Program managers say the ADNS will distribute shipboard communications among all the available wireless radio frequency links based on message type, urgency, bandwidth requirements, and system availability. This will eliminate the need for communications operators to perform those tasks. The ADNS should be as easy to use as the commercial phone system, such that operators will not know or care which system they are using, Navy officials say.


The networked array of missile launchers aboard U.S. Navy cruisers and destroyers ties into the latest shipboard computer systems.
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The ADNS is being installed on surface combatants — particularly amphibious assault ships and aircraft carriers — through low-rate initial production and will be fielded eventually to every ship in the Navy, SPAWAR officials say. The system went through a successful operational evaluation in May 2000, and program managers say they expect approval for full-rate production early this year.

An increasing number of combat systems are adopting the UYQ-70 for mission-critical network management functions. Officials of the Lockheed Martin Marine Systems division in Baltimore have started delivering a baseline 6 Mk 41 configuration to international customers that introduces a Q-70-based dual-redundant new launch control unit (LCU), says Dan Heller, technical director for the Mk 41 vertical launch system (VLS) at Lockheed Martin.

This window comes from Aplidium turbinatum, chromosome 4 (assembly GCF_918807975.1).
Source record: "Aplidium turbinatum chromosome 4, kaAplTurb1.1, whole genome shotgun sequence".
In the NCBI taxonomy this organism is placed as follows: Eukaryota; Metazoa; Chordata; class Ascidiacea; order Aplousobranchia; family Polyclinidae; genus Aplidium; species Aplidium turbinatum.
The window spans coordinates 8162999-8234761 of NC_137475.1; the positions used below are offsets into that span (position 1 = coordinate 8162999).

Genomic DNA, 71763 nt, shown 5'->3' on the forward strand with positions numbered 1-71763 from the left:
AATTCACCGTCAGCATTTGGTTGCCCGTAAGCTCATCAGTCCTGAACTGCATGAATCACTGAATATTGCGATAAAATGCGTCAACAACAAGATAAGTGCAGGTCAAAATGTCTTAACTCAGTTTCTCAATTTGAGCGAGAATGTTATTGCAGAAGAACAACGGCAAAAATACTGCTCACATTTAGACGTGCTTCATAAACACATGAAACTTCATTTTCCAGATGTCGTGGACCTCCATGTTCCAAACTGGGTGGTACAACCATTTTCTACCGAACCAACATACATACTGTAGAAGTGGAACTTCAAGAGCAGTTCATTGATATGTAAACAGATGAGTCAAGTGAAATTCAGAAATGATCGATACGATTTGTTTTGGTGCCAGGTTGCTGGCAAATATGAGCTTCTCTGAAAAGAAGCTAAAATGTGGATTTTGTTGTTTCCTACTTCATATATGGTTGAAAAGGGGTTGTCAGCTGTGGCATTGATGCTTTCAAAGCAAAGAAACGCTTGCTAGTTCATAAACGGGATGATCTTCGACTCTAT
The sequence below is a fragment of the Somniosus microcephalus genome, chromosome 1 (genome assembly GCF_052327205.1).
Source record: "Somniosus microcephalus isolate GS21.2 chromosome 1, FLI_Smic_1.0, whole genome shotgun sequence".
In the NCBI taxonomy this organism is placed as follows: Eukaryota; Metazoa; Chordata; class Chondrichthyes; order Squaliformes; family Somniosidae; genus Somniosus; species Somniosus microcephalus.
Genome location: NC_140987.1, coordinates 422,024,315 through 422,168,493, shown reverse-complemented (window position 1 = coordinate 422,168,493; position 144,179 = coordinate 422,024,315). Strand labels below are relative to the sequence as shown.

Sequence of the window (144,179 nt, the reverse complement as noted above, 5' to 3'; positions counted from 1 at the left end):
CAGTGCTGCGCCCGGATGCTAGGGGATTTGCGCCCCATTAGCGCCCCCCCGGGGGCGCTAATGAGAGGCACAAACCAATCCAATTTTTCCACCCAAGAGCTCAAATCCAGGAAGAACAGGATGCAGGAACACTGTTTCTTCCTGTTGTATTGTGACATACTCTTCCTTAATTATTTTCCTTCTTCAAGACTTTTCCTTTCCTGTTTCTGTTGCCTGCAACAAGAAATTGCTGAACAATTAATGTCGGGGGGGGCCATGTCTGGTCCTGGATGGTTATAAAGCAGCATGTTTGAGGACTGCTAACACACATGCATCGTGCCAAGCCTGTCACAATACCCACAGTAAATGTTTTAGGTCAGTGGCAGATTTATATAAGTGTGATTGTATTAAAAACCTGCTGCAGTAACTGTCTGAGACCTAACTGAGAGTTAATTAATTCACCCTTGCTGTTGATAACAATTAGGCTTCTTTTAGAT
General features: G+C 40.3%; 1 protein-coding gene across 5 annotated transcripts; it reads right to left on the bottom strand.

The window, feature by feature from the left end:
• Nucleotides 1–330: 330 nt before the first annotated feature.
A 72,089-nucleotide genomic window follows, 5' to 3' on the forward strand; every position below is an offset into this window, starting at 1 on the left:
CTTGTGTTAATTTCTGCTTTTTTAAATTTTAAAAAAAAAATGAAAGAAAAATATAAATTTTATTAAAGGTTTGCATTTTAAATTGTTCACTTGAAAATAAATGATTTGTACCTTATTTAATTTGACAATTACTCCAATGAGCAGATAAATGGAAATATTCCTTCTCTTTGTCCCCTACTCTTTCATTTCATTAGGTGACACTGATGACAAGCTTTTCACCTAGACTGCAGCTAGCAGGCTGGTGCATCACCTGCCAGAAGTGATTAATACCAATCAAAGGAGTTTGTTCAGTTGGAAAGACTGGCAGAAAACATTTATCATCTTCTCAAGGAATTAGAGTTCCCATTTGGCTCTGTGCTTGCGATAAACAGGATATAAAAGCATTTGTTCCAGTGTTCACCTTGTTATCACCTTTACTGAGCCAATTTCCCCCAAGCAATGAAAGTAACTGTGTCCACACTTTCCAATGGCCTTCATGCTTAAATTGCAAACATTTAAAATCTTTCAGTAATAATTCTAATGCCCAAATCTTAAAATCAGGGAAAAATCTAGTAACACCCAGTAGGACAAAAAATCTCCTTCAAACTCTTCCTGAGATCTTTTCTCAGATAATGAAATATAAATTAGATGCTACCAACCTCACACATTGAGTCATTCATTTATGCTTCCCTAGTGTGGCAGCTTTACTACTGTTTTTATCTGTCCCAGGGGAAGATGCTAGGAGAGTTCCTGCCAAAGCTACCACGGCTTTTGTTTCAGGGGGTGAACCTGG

Mk 41 VLS is a canister launching system designed to launch missiles quickly against hostile threats. Each missile launcher consists of one eight-cell module that holds eight missiles — one in each cell. The Mk 41 is fielded to all but five Ticonderoga-class cruisers and Burke-class Aegis destroyers (eight 8-cell modules forward and aft on the cruisers, and four 8-cell modules forward, eight 8-cell modules aft on the destroyers). The LCU acts as the control interface between the ship's weapons-control systems and the launch sequencers that are mounted to each launcher module.

For the baseline 6 configuration the new LCU is based on the HP 744 microprocessor and runs software written in the C++ programming language. This architecture replaces the obsolescent Navy-unique UYK-44 shipboard computer that runs proprietary code written in the old CMS-2 programming language. The guided missile destroyer USS Pinckney (DDG-91) will be the first U.S. Navy ship to get the baseline 6 VLS.

Fast Ethernet replaces NTDS
The new baseline also links the LCU to the launch sequencers with a fiber optic Fast Ethernet local area network, which replaces the old Navy Tactical Data System (NTDS) interface. Each of the eight sequencers links to one of the eight cells via a 145-pin cable, which provides the missile-cell support functions necessary for all Mk 41-compatible missiles.

The design, Heller says, enables Navy personnel to load any VLS-compatible missile into any cell without any modifications: the LCU interrogates each cell to identify the missile loadout and automatically configures it for launch.